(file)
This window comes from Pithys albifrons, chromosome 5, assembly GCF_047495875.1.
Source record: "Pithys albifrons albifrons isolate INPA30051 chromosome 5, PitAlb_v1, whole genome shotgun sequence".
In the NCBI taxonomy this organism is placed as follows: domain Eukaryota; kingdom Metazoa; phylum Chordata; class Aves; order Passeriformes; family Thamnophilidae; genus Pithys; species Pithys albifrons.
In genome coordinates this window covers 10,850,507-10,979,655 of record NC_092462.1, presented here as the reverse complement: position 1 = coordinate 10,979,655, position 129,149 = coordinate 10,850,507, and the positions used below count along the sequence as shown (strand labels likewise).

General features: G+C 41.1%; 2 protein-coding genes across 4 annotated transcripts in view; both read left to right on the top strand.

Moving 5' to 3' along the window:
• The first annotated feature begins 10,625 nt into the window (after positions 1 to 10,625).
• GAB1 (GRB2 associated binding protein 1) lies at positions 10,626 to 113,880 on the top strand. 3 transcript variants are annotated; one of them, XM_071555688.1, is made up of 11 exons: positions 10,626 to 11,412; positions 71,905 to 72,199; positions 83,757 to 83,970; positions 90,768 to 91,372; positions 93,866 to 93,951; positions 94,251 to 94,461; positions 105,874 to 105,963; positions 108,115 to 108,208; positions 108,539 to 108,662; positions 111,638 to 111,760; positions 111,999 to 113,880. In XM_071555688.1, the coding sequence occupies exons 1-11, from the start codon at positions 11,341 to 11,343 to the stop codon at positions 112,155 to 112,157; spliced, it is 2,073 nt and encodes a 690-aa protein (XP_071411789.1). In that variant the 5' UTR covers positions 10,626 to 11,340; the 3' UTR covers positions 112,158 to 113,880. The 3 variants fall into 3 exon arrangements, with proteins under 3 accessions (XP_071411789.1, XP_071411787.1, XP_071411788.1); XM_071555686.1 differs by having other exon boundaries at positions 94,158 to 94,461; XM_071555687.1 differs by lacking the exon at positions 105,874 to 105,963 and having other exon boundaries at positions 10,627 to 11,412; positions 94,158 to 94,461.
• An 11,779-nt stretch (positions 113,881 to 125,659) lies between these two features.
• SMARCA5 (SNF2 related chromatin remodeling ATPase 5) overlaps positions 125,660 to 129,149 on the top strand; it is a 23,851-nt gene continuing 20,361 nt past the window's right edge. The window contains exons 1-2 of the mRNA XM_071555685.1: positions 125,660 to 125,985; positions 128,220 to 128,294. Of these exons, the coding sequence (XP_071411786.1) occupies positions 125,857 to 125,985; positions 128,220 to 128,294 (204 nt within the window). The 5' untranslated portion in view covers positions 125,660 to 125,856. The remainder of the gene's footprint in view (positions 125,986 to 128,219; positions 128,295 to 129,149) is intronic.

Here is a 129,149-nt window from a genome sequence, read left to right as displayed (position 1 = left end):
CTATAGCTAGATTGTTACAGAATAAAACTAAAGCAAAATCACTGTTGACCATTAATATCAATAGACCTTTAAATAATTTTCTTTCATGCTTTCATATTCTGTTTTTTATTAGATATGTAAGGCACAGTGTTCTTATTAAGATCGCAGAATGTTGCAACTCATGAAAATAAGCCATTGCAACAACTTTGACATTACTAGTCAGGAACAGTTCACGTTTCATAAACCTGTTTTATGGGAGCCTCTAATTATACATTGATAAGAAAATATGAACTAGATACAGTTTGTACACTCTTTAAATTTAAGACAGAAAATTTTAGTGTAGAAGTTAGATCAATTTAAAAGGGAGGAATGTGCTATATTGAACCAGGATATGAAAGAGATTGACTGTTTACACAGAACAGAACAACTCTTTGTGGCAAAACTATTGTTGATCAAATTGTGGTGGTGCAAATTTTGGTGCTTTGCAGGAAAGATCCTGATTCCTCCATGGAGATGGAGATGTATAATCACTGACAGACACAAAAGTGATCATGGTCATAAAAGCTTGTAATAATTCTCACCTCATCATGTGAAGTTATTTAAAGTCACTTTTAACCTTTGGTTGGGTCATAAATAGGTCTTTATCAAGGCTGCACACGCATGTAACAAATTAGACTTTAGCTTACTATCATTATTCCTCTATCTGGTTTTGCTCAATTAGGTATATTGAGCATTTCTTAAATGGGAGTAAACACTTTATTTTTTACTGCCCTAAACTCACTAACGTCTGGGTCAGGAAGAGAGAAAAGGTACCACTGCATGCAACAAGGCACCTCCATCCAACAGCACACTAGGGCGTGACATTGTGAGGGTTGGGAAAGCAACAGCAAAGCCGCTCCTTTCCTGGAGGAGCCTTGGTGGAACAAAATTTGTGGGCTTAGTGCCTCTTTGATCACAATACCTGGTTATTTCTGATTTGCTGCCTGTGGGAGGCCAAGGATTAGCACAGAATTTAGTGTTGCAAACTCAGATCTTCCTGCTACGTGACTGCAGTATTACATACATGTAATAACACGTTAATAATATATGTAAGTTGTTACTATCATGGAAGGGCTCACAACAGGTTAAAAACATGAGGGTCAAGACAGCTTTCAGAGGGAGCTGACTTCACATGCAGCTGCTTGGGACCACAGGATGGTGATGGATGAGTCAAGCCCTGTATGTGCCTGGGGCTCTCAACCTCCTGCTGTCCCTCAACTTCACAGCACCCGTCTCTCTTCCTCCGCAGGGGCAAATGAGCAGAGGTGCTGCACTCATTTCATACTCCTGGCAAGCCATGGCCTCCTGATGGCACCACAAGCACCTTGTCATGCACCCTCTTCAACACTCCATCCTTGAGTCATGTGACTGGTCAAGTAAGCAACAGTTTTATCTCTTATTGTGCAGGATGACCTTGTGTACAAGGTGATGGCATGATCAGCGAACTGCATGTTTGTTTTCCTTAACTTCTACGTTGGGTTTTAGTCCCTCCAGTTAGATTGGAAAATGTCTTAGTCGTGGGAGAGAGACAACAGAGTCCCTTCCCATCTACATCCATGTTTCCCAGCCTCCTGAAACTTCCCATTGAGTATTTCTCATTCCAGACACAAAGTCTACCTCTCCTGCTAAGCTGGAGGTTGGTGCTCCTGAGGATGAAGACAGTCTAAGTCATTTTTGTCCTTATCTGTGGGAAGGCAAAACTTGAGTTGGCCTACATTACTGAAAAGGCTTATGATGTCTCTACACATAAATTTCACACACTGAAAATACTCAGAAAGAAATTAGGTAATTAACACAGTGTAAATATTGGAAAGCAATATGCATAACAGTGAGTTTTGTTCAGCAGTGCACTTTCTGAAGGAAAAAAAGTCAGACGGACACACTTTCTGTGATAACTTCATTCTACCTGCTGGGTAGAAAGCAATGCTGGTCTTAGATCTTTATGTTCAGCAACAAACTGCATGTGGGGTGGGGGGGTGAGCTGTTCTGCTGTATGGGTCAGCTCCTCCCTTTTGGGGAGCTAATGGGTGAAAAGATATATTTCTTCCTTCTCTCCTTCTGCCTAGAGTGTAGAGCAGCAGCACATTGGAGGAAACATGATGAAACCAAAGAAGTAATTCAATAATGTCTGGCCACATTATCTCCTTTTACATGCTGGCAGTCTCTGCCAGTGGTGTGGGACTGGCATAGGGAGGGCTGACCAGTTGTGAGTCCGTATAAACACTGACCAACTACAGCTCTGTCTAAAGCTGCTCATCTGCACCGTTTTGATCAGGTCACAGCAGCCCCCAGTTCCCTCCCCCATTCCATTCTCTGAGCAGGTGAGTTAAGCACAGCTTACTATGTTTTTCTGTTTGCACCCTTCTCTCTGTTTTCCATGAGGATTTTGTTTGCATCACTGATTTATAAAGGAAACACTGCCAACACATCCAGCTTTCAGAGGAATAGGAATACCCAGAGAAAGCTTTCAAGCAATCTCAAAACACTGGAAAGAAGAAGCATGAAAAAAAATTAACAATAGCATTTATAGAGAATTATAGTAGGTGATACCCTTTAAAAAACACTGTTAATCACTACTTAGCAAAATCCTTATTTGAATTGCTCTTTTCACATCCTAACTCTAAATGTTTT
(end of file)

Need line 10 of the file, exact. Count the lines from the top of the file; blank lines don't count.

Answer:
• SMARCA5 (SNF2 related chromatin remodeling ATPase 5) overlaps positions 125,660 to 129,149 on the top strand; it is a 23,851-nt gene continuing 20,361 nt past the window's right edge. The window contains exons 1-2 of the mRNA XM_071555685.1: positions 125,660 to 125,985; positions 128,220 to 128,294. Of these exons, the coding sequence (XP_071411786.1) occupies positions 125,857 to 125,985; positions 128,220 to 128,294 (204 nt within the window). The 5' untranslated portion in view covers positions 125,660 to 125,856. The remainder of the gene's footprint in view (positions 125,986 to 128,219; positions 128,295 to 129,149) is intronic.